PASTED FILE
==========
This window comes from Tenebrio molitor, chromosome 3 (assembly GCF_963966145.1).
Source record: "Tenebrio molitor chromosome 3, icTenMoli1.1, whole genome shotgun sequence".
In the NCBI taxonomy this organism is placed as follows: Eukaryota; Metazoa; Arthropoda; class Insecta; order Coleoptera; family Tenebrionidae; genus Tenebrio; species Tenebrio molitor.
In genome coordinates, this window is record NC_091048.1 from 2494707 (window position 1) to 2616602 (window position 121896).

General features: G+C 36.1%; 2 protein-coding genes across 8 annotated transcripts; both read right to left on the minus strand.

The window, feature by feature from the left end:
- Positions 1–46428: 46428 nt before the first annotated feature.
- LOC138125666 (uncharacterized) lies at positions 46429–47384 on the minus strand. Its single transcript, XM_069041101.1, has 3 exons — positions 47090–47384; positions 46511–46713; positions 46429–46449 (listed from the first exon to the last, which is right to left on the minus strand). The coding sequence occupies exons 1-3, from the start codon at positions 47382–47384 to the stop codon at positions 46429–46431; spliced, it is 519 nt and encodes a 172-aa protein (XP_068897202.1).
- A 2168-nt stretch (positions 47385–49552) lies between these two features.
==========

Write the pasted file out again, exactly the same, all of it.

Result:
This window comes from Tenebrio molitor, chromosome 3 (assembly GCF_963966145.1).
Source record: "Tenebrio molitor chromosome 3, icTenMoli1.1, whole genome shotgun sequence".
In the NCBI taxonomy this organism is placed as follows: Eukaryota; Metazoa; Arthropoda; class Insecta; order Coleoptera; family Tenebrionidae; genus Tenebrio; species Tenebrio molitor.
In genome coordinates, this window is record NC_091048.1 from 2494707 (window position 1) to 2616602 (window position 121896).

General features: G+C 36.1%; 2 protein-coding genes across 8 annotated transcripts; both read right to left on the minus strand.

The window, feature by feature from the left end:
- Positions 1–46428: 46428 nt before the first annotated feature.
- LOC138125666 (uncharacterized) lies at positions 46429–47384 on the minus strand. Its single transcript, XM_069041101.1, has 3 exons — positions 47090–47384; positions 46511–46713; positions 46429–46449 (listed from the first exon to the last, which is right to left on the minus strand). The coding sequence occupies exons 1-3, from the start codon at positions 47382–47384 to the stop codon at positions 46429–46431; spliced, it is 519 nt and encodes a 172-aa protein (XP_068897202.1).
- A 2168-nt stretch (positions 47385–49552) lies between these two features.